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Review: Confessions of an Angry Girl (Louise Rozett)

The Deets:
reading level: YA
pages: 272
publisher: August 28th 2012 by Harlequin Teen
ISBN: 9780373210480
genre: contemporary
source: e-ARC from Netgalley


Confessions of an Angry Girl (Confessions, #1)Rose Zarelli, self-proclaimed word geek and angry girl, has some confessions to make…

1. I'm livid all the time. Why? My dad died. My mom barely talks. My brother abandoned us. I think I'm allowed to be irate, don't you?

2. I make people furious regularly. Want an example? I kissed Jamie Forta, a badass guy who might be dating a cheerleader. She is now enraged and out for blood. Mine.

3. High school might as well be Mars. My best friend has been replaced by an alien, and I see red all the time. (Mars is red and "seeing red" means being angry—get it?)

Here are some other vocab words that describe my life: Inadequate. Insufferable. Intolerable.

(Don't know what they mean? Look them up yourself.)

(Sorry. That was rude.)

 

There are some books that you read in an entire sitting. This was one of them. Now, I'm not usually a fan of contemporary reads, but I did enjoy Confessions of an Angry Girl. That may have had something to do with the type of day I had prior to reading this, but who knows.

First off, I have to say how amazing is it that the main character has a vocabulary that would make any high school English teacher proud? We're talking multisyllabic words, people. Beautiful. Add that to the fiesty nature of Rosie and you have an instant winner. I loved her sarcastic, sometimes explosive personality. It was very believable.

I also liked how real this story felt. It's a delicate subject matter (the loss of the father) and how he was killed. You truly get a glimpse inside the head of a hurting teenager and a family in mourning. Death is ugly. Healing isn't pretty. And sometimes people get hurt along the way. That's life, and that's Rosie.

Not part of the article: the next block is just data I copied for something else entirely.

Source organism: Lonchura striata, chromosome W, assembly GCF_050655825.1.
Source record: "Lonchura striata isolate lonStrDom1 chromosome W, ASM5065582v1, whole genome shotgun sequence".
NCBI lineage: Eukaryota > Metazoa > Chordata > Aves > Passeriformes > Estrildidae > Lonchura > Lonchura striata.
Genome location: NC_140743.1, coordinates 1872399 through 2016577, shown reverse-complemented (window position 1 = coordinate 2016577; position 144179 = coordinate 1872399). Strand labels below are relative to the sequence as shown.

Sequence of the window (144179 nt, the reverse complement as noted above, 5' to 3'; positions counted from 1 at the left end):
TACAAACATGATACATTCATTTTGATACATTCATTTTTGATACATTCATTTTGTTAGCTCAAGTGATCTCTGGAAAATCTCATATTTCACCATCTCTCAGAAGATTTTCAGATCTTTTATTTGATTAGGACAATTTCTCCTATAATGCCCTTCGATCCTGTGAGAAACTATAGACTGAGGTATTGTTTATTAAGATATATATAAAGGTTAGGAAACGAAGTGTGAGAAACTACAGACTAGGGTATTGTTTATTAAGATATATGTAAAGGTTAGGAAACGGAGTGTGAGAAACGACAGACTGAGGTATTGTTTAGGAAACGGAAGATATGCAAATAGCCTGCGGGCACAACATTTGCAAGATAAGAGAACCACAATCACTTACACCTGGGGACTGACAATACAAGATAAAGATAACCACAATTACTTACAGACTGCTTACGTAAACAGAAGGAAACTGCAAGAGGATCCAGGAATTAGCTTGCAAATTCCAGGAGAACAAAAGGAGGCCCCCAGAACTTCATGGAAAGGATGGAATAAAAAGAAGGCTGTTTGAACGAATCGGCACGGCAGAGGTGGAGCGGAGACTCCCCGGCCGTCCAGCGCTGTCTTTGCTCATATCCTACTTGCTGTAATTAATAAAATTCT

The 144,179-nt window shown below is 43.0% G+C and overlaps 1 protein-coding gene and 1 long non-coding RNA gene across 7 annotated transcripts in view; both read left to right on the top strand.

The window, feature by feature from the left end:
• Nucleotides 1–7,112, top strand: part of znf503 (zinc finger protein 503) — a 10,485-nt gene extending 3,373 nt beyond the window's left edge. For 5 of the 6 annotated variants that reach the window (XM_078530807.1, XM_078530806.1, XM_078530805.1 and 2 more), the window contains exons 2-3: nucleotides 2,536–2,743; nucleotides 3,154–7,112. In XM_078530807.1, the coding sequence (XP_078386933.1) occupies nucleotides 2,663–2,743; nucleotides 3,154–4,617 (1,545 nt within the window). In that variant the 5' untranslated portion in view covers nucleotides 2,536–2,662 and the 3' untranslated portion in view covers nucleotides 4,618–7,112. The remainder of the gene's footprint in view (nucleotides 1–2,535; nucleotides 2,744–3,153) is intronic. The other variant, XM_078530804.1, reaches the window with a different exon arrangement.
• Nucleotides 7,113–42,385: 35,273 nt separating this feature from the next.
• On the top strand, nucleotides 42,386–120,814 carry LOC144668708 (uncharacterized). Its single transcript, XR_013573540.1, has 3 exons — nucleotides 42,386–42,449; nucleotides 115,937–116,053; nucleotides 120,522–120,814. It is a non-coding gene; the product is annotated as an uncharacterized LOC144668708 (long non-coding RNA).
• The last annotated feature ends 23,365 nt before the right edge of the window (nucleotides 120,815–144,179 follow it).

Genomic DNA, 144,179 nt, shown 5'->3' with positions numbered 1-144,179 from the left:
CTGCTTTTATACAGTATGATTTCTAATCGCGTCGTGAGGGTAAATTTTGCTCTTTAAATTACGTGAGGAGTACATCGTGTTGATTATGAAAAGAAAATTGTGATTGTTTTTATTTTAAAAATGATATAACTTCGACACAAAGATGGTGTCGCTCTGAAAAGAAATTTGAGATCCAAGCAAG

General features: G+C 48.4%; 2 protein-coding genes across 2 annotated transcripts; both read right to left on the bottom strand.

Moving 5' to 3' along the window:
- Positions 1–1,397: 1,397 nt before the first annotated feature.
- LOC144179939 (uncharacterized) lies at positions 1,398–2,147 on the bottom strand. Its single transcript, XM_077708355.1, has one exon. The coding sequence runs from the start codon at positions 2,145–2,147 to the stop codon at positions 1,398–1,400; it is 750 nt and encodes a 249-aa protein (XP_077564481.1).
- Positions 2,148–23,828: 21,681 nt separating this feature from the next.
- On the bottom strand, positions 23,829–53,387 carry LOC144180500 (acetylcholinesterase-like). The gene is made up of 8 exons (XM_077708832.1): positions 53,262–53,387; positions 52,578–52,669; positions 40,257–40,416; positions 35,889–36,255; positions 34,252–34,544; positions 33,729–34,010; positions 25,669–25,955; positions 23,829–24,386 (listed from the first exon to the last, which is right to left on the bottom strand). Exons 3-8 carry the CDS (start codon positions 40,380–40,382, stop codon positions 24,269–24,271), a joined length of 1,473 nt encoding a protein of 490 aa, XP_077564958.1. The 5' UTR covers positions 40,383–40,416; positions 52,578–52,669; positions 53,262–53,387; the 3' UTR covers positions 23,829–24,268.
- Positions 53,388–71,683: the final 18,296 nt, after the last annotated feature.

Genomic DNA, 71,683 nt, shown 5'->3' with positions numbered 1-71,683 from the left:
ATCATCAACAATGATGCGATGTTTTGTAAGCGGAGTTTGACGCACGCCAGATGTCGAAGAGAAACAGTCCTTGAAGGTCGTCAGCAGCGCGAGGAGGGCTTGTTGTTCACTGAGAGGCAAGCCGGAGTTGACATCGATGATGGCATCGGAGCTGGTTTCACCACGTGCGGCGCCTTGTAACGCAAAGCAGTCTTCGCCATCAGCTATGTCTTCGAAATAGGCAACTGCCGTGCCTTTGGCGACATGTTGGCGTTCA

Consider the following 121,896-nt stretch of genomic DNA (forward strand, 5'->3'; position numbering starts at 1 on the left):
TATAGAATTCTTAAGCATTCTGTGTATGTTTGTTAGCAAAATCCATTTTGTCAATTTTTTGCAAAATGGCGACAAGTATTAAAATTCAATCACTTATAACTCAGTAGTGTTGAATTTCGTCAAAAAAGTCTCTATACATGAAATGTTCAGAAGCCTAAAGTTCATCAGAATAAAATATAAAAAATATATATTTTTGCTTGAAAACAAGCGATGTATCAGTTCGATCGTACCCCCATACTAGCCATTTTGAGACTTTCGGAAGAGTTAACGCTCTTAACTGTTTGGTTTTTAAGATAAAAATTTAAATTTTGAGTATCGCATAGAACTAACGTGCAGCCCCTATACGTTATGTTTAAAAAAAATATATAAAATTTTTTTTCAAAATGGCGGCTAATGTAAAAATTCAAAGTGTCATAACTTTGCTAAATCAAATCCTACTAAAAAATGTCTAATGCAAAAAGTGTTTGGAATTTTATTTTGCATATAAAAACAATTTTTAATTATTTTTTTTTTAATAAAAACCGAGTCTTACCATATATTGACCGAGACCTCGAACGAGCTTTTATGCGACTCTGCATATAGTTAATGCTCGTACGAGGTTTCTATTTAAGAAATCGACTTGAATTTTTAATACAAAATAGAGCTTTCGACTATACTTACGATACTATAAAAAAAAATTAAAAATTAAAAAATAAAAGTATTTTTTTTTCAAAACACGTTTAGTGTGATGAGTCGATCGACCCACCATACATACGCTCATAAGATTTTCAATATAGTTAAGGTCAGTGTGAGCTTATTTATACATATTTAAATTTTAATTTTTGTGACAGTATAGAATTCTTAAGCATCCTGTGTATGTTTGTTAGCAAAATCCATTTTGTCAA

Along with that underlying subplot of healing and moving on with your life, you have an interesting romance storyline. I'm not certain how I feel about the almost 18 year old boy developing feelings for the fourteen year old girl, but I went with it. Rosie doesn't always seem so young, even if she is very clueless about all things high school. The pseudo love triangle also added a nice flavor to the mix. I can't say much about that, but know that it provided plenty of humor and drama.

Overall, I think many teens are going to be able to relate to this one. The characters are raw and deal with true teenage issues. There is no fluff to the pressures of sex or the loss of a parent. It's in your face and gritty. Confessions of an Angry Girl is a fantastic coming of age story that captures adolescence perfectly.

Comments

  1. I've actually heard some bad things about this book. It's nice to see the other perspective. I read a book where a 17 year old liked a 13 year old. It's kind of off putting :/

    ReplyDelete
  2. Yeah. As much as I liked the guy in the book, I couldn't get over him being a repeat Junior (so 17/18 ish) and making out hard core with a 14 year old. And it was obvious he was experienced in that department based on the description. In real life, that would be a huge red flag (as a parent).

    ReplyDelete

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